Frequently Asked Questions
Mediation is a process in which an impartial third party, called a mediator, facilitates negotiations between disputants to help them devise mutually acceptable solutions to their dispute. The mediator assists the parties by asking questions, rephrasing issues and helping each side understand the other’s perspective. The mediator does not take sides, pass down decisions or offer legal advice. The mediator may discuss settlement options with the parties or, with the consent of all involved, may present to a court a settlement agreement. Mediation is generally much less expensive than moving a case through standard legal channels. In many cases, mediation results in a resolution of the matter within hours.
Unlike going to trial, mediation sessions are usually private and confidential. Participants are encouraged to tell their stories to the mediator in detail and to express emotions that are relevant to the dispute. In doing so, they often discover underlying issues to the conflict and improve their communications.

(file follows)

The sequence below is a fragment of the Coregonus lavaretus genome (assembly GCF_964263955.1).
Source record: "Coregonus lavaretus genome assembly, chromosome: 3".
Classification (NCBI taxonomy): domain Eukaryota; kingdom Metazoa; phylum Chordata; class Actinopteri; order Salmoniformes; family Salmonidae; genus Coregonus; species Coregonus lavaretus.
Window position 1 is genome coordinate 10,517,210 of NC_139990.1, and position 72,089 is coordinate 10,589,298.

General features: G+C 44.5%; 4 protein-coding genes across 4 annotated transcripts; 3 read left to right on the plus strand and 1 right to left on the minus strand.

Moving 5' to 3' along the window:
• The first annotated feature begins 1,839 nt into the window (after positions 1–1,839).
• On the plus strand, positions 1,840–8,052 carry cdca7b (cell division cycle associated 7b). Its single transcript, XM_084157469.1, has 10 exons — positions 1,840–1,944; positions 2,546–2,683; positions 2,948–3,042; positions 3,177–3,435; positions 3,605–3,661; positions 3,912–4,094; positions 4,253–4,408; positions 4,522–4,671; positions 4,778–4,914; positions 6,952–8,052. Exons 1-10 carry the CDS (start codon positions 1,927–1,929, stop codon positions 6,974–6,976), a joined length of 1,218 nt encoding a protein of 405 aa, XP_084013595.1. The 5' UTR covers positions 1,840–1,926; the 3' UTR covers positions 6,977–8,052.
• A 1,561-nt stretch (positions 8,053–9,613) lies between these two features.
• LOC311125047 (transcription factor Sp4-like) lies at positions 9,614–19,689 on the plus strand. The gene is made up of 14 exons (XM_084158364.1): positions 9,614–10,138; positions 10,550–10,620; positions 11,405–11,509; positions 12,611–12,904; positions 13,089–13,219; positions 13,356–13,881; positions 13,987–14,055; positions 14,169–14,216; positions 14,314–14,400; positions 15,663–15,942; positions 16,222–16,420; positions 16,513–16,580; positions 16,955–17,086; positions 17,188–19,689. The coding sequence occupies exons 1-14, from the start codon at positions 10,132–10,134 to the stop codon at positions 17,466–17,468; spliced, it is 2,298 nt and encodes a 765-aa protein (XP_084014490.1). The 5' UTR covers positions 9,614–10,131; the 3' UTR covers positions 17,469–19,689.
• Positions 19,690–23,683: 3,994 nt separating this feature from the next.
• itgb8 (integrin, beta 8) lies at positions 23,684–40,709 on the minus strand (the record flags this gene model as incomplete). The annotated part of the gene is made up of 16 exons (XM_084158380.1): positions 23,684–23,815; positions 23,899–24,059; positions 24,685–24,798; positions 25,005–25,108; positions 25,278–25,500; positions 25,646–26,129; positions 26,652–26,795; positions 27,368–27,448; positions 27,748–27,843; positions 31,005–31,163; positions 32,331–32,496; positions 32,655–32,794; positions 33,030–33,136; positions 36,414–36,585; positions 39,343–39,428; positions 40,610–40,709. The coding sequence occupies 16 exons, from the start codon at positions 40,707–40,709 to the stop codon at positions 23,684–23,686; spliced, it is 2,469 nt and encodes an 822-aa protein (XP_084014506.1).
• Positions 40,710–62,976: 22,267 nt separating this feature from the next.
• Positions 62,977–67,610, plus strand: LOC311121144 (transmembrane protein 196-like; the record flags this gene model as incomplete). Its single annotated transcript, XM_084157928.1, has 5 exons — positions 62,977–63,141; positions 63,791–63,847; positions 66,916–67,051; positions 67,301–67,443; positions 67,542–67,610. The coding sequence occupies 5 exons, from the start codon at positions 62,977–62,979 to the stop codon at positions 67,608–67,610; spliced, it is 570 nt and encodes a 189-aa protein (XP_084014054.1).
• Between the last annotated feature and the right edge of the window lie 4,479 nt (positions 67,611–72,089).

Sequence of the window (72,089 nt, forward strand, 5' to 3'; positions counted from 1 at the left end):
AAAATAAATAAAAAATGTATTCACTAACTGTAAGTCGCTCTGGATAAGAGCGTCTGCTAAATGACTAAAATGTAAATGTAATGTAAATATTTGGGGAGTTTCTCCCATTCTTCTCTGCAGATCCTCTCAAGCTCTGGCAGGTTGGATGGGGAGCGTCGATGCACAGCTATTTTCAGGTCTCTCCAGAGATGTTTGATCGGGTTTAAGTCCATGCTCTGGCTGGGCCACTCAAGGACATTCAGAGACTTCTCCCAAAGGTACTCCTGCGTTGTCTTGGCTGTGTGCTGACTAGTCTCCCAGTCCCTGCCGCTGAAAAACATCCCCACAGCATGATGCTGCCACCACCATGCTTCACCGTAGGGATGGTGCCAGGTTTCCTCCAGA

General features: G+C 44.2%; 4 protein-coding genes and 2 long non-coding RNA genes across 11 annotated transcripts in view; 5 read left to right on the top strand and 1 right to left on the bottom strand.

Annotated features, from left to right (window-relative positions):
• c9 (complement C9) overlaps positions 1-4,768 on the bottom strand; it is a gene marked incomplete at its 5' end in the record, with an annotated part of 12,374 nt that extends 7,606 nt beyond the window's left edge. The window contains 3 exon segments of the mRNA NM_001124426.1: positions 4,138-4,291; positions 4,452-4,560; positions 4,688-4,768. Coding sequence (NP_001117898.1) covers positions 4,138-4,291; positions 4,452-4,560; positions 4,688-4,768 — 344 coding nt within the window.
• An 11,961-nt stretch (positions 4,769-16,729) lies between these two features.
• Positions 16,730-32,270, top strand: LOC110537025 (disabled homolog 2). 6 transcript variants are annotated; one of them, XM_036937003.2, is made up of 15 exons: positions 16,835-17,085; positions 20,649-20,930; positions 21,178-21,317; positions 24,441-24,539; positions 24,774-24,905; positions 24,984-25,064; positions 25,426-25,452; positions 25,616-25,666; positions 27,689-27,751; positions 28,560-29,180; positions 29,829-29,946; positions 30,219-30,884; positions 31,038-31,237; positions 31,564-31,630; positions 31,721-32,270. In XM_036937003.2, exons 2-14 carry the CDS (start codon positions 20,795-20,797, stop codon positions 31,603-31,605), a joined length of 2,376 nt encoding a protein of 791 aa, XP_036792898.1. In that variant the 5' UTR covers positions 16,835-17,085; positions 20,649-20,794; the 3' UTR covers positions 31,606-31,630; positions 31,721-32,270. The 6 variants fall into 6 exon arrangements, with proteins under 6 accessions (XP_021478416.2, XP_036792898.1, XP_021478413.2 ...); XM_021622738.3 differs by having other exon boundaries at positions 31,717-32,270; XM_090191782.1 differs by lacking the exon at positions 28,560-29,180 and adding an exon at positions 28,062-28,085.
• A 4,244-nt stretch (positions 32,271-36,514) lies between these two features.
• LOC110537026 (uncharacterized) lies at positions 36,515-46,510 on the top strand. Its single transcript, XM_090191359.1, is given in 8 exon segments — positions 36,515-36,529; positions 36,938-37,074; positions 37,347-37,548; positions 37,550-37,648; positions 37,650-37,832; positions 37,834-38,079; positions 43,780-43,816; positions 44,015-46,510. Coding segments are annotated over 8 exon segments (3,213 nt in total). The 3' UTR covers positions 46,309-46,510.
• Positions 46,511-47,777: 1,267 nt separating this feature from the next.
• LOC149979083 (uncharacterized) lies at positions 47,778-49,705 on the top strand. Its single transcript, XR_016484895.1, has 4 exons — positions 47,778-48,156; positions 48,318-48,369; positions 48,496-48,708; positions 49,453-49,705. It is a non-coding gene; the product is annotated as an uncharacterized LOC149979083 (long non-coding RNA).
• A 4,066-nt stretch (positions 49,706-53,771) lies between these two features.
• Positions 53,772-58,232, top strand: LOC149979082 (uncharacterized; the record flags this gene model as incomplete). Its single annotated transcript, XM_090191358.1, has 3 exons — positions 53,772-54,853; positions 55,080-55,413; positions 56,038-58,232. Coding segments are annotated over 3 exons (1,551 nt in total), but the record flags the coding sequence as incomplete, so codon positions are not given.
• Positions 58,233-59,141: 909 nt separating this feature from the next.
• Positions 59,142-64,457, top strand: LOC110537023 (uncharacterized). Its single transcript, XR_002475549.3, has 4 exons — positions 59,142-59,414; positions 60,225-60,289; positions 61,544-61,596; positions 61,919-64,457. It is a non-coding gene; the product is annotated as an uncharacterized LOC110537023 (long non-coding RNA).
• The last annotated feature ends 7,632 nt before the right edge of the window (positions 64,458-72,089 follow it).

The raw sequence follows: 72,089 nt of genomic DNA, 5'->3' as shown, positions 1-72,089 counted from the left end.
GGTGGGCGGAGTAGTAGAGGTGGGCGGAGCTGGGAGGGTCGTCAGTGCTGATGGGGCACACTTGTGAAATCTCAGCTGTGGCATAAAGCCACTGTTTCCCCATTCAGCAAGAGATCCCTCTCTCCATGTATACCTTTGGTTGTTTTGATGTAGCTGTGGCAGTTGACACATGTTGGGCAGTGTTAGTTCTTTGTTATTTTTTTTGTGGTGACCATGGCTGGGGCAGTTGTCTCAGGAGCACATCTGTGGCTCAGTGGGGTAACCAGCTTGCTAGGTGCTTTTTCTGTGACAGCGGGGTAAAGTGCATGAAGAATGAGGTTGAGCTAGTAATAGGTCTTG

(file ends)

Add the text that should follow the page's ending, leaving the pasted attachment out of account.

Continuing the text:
Mediators are specially trained in working with difficult situations and are expected to adhere to strict codes of conduct. At the outset of mediation, the mediator will normally ask the parties to agree that everything said in the course of the mediation is confidential and cannot be used as evidence in a lawsuit if the case does not settle.
The benefits of mediation include resolving the dispute privately and without the public airing that comes with litigation, reducing stress, saving money, preserving relationships, avoiding legal fees and limiting time spent in court. However, the mediation process can only be successful if the participants are willing to participate fully in the process and are prepared to negotiate. what is mediation